Welcome to the Vital Integrities Blog

Don't Shoot The Messenger

When I ask business leaders to describe their biggest challenges, one frequently mentioned concern is "improving upward communication." Specifically, leaders lament that workers fail to report bad news to them until it's too late. Research bears out that complaint and reflects a rampant fear among employees of telling superiors bad news.

According to a survey by Sirota Survey Intelligence, 74 percent of managers say their organizations persuade workers to report bad news upward. However, more than one-third of employees believe that senior management actually discourages them from passing information up the chain of command, even--or especially--bad news. "This means a significant number of both managers and non-managers tend to feel their observations of problems such as faulty processes, missed financial numbers, and even a lack of compliance with standards and moral practices, may not reach the executive suites of their organizations," said Jeffrey Saltzman, Sirota's CEO.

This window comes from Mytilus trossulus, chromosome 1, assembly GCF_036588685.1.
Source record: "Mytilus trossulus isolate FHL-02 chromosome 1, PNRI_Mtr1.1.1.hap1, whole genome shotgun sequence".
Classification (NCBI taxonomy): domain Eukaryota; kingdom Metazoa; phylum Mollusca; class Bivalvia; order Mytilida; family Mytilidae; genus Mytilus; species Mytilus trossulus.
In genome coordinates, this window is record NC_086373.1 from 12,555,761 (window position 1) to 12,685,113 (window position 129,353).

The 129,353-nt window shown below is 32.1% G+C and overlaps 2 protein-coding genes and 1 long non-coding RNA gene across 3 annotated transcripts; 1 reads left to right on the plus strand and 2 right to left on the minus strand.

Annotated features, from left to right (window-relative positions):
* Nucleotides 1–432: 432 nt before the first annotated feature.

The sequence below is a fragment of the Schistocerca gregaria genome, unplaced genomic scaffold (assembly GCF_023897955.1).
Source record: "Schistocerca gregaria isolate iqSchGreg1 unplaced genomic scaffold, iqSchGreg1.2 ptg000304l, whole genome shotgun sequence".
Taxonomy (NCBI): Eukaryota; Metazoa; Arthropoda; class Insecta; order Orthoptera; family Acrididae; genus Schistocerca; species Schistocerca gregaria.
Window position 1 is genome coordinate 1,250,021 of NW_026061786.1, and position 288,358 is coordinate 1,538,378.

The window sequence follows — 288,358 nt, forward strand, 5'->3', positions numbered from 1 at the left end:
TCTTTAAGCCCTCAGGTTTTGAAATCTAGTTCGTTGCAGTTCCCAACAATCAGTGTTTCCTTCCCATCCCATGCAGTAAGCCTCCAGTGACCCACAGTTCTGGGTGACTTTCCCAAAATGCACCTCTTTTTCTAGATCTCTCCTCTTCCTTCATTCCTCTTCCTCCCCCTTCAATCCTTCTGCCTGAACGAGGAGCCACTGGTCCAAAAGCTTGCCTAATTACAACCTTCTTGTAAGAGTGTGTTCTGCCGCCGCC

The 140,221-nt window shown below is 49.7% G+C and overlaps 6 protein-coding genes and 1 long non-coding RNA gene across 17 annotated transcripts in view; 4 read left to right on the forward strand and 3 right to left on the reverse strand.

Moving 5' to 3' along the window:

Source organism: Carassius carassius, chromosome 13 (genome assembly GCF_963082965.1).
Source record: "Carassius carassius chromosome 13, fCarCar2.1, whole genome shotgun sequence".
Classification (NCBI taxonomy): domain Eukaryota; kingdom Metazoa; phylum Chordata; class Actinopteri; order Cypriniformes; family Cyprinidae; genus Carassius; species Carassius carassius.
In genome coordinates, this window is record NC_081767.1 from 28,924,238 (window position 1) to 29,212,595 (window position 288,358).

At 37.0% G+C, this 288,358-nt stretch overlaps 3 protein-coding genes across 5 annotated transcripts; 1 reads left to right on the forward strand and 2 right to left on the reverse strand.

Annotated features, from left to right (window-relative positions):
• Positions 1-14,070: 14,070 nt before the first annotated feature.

"In some companies, a fear of retribution may be at work," adds Saltzman. Indeed. WorldCom board members who investigated the company's financial scandal found that employees who knew about wrongdoing were afraid to speak openly, because they feared losing their jobs or facing senior management's ridicule. That, despite the company's printed promise of an open culture in which "everyone should feel comfortable to speak his or her mind."

Improving requires creating an environment that promotes risk taking and encourages straight talk. It also necessitates living by the values you profess. Otherwise, when you ask for bad news and then avoid it, or reject those brave messengers who bring it to you, you encourage employees to remain silent.
Bookmark this post on del.icio.us

What do you think? Post a Comment
Vital Integrities Blog - Blogged